Read Internet of Home Comforts for more on tech integrating home environments to offer consumers unprecedented security and control. For more on emerging visual trends and digital enhancements in home entertainment technology, see CES 2017: Colour, Material & Finish.
Zurich-based start-up Mitipi has created a smart device that prevents burglaries by simulating human presence in your home, even when you are away.
The device uses acoustics to give the impression that a place is never empty. It can copy everyday noises such as phone calls, barking dogs, conversations, showers and cooking sounds.
Mitipi features a lamp that projects moving shadows onto walls to further imitate human presence. It can also control light fixtures, turning them on and off to mirror the way people move through their homes.
Users can remotely control the device through an accompanying app. Although still a prototype, the device will go into production in 2018.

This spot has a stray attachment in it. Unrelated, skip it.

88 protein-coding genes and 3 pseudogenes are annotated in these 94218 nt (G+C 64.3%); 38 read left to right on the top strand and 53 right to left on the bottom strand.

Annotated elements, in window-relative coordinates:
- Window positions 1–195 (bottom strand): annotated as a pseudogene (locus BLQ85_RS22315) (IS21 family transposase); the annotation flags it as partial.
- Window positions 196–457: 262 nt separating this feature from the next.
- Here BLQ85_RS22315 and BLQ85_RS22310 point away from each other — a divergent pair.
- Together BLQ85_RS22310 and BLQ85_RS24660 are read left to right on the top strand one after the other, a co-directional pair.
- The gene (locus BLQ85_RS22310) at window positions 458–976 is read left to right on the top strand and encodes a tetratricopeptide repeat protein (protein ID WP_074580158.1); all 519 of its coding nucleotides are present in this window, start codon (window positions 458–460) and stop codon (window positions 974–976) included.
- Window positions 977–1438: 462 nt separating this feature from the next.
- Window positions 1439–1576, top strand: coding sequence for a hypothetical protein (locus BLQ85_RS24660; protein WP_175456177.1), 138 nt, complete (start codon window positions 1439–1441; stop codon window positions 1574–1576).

Burglaries are still a big issue: more than 400,000 burglaries took place in the UK in the past year (Office of National Statistics, 2017). However, consumers expect smart home technology to change that, with 73% of millennial women in the US seeing these smart devices as a way to protect their homes (TecHome Builder, 2016).
For more on smart home technology and the devices that cater to our everyday needs, see the Internet of Home Comforts.
Singapore is set to introduce driverless buses to three neighbourhoods by 2022. The autonomous vehicles (AVs) will provide first- and last-mile connections for commuters who live in these neighbourhoods.